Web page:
Most kids spend their Halloweens trick-or-treating, but since she was a child, Ashley Wilborn, the eldest of five children, has spent the holiday helping her parents sell fake blood, plastic shrunken heads and other seasonal items.
“We work Halloween but close a little early that day,” Wilborn, 19, said. “We kind of just hang here, eat candy and see people who come in.”
Wilborn’s parents started managing Victoria’s Spirit Halloween 10 years ago.
“We needed the money and just to have a little extra for like Christmas and bills and stuff like that,” Wilborn said. “It’s fun but, at the same time, something we kinda got used to. It got to be part of our every-year thing.”
The pop-up retail chain started as Spirit Women’s Discount Apparel in Castro Valley, Calif. In 1983, owner Joe Marver began selling costumes and opened his first pop-up shop the next year. The business, bought by Spencer’s Gifts in 1999, now has more than 1,300 pop-up stores with locations in 72 Texas cities.
Local Spirit Halloween managers begin scouting new locations for the next year as early as November. When it comes to finding a place, Wilborn said, short-term leases and visibility are key.
“Whatever we can find off Navarro that’s a big enough space,” Wilborn said. “There’s more traffic, and we can get more attention because we have that big pumpkin.”
This year, the store was on an extra-tight schedule to set up its displays and merchandise. The store usually opens at the beginning of September, but this year it didn’t open until Sept. 16.
For a business that opens its stores for a little over two months a year, two weeks can be a big deal.
The Halloween retail industry is worth more than $9 billion, according to the National Retail Federation.
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Wilborn said sales increase closer to the holiday.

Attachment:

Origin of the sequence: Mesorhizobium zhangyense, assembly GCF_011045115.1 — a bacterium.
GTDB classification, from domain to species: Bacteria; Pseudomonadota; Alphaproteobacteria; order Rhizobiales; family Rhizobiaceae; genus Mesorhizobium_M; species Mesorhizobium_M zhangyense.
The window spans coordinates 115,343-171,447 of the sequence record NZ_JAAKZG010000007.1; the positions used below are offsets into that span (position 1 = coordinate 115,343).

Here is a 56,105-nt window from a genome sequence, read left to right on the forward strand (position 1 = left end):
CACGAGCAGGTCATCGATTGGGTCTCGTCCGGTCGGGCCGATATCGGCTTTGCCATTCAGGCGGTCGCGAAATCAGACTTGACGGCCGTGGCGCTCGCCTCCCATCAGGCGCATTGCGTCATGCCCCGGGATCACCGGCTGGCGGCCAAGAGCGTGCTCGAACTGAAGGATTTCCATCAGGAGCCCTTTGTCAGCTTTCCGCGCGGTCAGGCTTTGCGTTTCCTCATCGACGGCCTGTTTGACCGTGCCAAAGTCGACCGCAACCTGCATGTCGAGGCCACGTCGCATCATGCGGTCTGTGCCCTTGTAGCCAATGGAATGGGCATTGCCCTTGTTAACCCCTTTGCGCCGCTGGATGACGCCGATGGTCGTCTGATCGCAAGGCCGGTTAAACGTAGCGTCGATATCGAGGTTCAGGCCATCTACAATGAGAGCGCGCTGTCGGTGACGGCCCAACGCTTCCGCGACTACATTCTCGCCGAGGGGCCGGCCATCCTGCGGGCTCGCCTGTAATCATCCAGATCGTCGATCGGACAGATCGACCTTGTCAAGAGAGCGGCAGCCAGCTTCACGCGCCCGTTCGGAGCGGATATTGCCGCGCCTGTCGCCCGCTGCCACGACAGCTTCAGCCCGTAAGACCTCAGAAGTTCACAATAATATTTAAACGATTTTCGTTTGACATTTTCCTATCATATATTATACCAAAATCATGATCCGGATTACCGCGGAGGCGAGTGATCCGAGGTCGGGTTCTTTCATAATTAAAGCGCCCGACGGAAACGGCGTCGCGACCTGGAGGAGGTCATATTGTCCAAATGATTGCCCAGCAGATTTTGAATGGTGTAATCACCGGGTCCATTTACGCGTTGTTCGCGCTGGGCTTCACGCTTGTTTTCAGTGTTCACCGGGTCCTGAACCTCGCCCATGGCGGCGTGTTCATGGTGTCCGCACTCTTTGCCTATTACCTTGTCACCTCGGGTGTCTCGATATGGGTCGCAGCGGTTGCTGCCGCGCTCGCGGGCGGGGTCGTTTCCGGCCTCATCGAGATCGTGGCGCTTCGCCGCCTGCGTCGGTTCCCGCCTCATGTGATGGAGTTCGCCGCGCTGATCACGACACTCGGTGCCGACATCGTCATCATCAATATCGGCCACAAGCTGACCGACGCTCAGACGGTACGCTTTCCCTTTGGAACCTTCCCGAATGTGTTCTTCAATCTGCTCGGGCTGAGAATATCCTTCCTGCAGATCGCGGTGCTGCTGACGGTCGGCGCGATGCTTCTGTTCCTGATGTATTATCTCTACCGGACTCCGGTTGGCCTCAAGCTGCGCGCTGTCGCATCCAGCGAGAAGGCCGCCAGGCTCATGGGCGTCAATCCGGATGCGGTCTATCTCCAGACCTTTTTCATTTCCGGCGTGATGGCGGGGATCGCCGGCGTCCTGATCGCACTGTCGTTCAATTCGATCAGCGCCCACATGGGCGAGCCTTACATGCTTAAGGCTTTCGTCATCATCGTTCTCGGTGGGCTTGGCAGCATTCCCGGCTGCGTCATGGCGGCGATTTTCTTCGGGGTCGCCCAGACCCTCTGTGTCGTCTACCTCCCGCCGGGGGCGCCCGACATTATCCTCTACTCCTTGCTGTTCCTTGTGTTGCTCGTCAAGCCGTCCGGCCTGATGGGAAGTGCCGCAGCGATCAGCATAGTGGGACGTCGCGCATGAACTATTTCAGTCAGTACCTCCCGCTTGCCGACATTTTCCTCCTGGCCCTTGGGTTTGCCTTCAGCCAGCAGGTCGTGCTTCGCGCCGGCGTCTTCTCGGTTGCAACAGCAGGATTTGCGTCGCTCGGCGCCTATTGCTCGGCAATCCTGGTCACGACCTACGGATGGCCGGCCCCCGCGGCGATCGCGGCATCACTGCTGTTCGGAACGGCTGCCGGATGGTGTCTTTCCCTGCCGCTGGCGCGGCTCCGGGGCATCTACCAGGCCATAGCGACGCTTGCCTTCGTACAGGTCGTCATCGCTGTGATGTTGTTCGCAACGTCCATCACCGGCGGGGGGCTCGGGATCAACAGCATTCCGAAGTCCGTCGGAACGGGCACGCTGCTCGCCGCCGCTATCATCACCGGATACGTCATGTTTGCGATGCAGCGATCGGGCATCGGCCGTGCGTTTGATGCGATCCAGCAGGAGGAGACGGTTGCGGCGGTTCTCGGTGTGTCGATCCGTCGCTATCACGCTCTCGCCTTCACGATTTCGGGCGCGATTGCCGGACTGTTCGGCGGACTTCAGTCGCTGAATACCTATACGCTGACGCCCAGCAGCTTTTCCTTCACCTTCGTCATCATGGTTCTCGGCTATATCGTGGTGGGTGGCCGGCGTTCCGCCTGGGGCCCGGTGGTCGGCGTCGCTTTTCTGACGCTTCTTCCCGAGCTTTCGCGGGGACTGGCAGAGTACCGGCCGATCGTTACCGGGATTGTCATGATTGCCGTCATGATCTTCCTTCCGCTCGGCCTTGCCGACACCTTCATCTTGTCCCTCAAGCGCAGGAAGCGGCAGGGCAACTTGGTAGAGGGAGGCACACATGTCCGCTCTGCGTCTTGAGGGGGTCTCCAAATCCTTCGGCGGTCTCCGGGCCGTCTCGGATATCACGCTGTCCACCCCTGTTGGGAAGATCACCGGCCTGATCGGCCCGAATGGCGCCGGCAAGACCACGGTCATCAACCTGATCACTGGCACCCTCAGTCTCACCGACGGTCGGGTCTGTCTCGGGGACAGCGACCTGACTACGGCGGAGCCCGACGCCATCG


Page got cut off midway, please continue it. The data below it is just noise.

Wilborn attributed the delay to a last-minute location change. They had intended to set up shop in the former Sears store in the Victoria Mall, but Wilborn said a problem with the air conditioning caused them to look elsewhere.
“We actually started getting our shipments in like a week and a half to two weeks ago,” Wilborn said. “Our frames and stuff come from not that far away. Around Corpus Christi – we have district managers that live around there.”
Also in Corpus Christi is Driscoll Children’s Hospital, which receives money from Spirit Halloween’s affiliated charity program, Spirit of Children.
Since their partnership began in 2008, Spirit of Children has raised $223,951 for the hospital through four Spirit Halloween locations in Corpus Christi, Kingsville, Laredo and Victoria. The Victoria store has raised more than $40,000.
Overall, Spirit of Children has raised $54 million and works with 141 child life departments in hospitals across the U.S. and Canada.
The donations are used to renovate and update hospital playrooms, to support an annual patient prom and to purchase toys for hospital use and gifts during the holiday season, said Lisa Cervantez, lead child life specialist at Driscoll Children’s Hospital.
Each October, Cervantez said, Spirit Halloween employees also host a Halloween party for the hospital children.
“In addition to the generous funding, we work with Angela each year to secure “special request” costumes for some of our chronic patients that may not be able to attend the Spirit of Children Party,” Cervantez said.
Cervantez said the kids appreciate the party.
“It’s an opportunity for them to get out of the room,” Cervantez said.
Not only does the store and its work benefit children in the hospital, but Wilborn said working there has been a bonding experience for her and her family and staff.
“The people who do work here, most of (them) have kind of been with us since the beginning,” Wilborn said. “We made a little family that we have now.”